Bridging the Credibility Gap between Transnational Corporations and Human Rights
Robert C. Bird
University of Connecticut - School of Business
Lucien Joseph Dhooge
Georgia Institute of Technology - Scheller College of Business
March 11, 2011
In his April 2008 report entitled “Protect, Respect and Remedy: A Framework for Business and Human Rights” (Framework), the Special Representative of the Secretary General on the issue of human rights and transnational corporations (SRSG) John Ruggie concluded the global marketplace as currently structured posed significant risks to society due to the enormous disparity between the marketplace’s power and the reach of the institutions responsible for its regulation. The SRSG characterized this disparity between global economic forces and the capacity of societal institutions to manage such forces through their national governments as “governance gaps.” These gaps were, according to the SRSG, responsible for an increasing number of corporate-related human rights abuses.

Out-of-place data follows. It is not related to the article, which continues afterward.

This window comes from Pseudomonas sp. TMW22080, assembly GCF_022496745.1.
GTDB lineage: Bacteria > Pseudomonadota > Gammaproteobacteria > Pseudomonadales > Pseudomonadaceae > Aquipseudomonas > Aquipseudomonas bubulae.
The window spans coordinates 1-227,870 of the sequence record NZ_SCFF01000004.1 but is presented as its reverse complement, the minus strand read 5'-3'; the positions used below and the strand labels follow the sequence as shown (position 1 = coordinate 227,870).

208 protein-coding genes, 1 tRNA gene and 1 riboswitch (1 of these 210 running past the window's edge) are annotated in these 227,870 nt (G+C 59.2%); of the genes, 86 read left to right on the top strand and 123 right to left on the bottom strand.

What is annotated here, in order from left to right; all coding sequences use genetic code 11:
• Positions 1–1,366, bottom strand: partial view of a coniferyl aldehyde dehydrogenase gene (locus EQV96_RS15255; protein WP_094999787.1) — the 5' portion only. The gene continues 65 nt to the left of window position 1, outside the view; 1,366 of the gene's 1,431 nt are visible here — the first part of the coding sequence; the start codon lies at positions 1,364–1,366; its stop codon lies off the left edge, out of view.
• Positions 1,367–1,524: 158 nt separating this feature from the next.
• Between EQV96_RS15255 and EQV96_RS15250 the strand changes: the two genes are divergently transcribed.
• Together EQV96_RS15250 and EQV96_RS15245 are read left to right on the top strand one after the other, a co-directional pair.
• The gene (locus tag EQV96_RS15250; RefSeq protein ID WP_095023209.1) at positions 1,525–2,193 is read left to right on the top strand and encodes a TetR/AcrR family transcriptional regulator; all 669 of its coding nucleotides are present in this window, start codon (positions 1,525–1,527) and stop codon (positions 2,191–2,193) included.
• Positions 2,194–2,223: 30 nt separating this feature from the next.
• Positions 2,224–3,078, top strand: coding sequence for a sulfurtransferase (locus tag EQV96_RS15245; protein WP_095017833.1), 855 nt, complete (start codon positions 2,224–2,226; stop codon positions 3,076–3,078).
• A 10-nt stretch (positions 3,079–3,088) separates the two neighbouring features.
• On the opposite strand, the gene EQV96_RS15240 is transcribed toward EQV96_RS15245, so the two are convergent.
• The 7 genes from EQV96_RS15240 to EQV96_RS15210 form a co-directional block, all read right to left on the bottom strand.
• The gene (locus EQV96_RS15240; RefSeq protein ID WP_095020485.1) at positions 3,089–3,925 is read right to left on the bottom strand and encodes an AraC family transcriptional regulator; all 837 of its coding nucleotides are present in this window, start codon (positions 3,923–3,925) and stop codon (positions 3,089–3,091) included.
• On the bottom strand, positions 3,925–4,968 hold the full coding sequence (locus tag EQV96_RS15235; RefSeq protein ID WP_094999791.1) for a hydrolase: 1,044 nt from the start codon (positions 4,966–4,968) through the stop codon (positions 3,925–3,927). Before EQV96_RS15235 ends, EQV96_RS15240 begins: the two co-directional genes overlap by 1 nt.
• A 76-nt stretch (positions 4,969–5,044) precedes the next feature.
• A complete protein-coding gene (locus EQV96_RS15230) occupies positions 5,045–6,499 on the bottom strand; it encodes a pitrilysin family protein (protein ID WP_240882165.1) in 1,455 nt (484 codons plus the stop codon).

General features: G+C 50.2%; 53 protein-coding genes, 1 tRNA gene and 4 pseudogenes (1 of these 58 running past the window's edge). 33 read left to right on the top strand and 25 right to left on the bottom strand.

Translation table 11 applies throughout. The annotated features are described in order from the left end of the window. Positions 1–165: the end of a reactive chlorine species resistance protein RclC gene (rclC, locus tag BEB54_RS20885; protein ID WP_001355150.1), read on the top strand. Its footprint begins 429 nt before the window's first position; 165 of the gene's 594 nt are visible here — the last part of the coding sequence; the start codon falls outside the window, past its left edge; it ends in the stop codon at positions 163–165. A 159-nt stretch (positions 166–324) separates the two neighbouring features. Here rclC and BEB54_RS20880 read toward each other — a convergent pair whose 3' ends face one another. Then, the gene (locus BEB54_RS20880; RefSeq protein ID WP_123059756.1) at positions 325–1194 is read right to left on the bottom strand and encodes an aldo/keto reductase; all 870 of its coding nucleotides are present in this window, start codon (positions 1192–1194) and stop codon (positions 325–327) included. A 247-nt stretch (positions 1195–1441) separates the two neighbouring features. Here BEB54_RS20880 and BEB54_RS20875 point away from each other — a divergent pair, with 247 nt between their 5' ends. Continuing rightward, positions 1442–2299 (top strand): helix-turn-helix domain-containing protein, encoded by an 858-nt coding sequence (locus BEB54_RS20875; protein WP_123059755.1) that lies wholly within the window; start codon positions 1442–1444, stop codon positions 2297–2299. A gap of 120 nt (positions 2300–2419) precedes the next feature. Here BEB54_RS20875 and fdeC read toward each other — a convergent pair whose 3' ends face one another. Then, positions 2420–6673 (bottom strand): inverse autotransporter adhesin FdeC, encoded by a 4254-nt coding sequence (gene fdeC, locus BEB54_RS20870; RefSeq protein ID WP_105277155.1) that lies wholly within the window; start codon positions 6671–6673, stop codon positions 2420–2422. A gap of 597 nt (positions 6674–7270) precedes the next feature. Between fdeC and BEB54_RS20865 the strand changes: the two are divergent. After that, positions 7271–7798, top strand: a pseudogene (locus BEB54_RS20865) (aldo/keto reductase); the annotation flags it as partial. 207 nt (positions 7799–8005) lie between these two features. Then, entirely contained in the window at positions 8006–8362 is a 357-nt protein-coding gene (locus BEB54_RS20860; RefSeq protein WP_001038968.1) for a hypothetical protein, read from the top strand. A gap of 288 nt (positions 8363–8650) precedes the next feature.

This work is important, though incomplete. There is also a credibility gap between transnational corporations and human rights. Corporate codes of conduct, vague pronouncements of commitment to socially responsible values and highly-publicized good deeds aside, respecting human rights and avoiding negative impacts through the performance of due diligence presents value opportunities and strategic advantages beneficial to firm performance. Only when this credibility gap is bridged will the Framework and the future efforts have a reasonable chance of succeeding where so many past efforts dating back almost forty years have failed.
Number of Pages in PDF File: 16
Date posted: March 28, 2011